I wonder this often with my stiff back, my tired head, and my cursor’s spinning wheels of doom that come at the most inconvenient times.
And then I just feel glad. Glad I get to do it. Glad my son will rub my shoulders and tell me it’s going to be okay.
Glad I wrote the story in November, even, so I could put off submitting it until now.

Here are some photos from the Nihonjin Face play that I couldn’t fit into Japantown last week.

And here’s a Neil Gaiman quote for good measure.

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As usual, I have more to say than I thought.

Have a wonderful week!

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Story Wonders: Tacoma’s Japantown

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The Japanese Language School Memorial on the University of Washington campus.

“I’m not from Tacoma and didn’t know there was a Japantown here until recently,” said writer and guide Tamiko Nimura. 

I wasn’t surprised. I’ve lived in and around Tacoma for the majority of my 40 plus years. I was born at Tacoma General. I even go to a church connected to Whitney Memorial, the one-time Japanese Methodist Episcopal church in the heart of Japantown.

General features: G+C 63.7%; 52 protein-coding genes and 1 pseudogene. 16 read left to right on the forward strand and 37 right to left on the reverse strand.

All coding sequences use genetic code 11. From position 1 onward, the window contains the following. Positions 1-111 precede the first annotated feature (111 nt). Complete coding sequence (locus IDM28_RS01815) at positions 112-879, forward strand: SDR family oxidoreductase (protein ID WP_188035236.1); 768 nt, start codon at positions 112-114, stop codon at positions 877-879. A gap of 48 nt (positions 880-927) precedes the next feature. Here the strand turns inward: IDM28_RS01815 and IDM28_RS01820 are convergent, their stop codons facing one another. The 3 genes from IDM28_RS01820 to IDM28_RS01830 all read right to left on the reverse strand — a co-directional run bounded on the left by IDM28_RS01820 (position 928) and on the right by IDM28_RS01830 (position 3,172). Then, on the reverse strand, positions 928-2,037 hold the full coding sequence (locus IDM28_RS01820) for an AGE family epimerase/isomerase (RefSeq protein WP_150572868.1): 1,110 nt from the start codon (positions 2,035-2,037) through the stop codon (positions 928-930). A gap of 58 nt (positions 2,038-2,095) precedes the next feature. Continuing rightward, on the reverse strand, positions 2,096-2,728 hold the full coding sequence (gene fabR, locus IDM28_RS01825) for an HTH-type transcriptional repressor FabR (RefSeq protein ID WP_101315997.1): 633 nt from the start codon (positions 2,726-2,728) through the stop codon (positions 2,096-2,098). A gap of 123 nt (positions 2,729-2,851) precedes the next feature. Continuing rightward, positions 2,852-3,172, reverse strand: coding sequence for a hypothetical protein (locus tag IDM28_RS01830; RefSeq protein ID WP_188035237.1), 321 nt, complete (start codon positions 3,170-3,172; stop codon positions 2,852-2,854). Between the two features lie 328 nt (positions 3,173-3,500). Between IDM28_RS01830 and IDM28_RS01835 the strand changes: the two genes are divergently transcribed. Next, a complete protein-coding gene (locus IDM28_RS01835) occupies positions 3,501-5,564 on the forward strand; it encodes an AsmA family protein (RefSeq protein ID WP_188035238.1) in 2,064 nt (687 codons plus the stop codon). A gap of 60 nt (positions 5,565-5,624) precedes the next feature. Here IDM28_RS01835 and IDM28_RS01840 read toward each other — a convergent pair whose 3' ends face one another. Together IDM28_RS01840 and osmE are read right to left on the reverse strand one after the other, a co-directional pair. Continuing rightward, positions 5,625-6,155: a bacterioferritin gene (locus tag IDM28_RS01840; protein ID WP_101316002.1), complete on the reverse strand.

I didn’t know, either.

About two years ago I stumbled on the history. Ever since I discovered Tacoma once had several blocks filled with businesses owned by Japanese immigrants and citizens, I’ve been trying to imagine the place. I’ve pieced the picture together in my own mind with historical records of the Japanese American Citizens League, the photo documents of the Northwest Room, and historylink.org.

When I was working at the downtown campus, I peered down the streets while driving up the hill off the 705 exit, wondering what used to be where.

About a year ago, I discovered Michael Sullivan with his Tacoma History blog and then somehow tumbled into a heartfelt post by Nimura.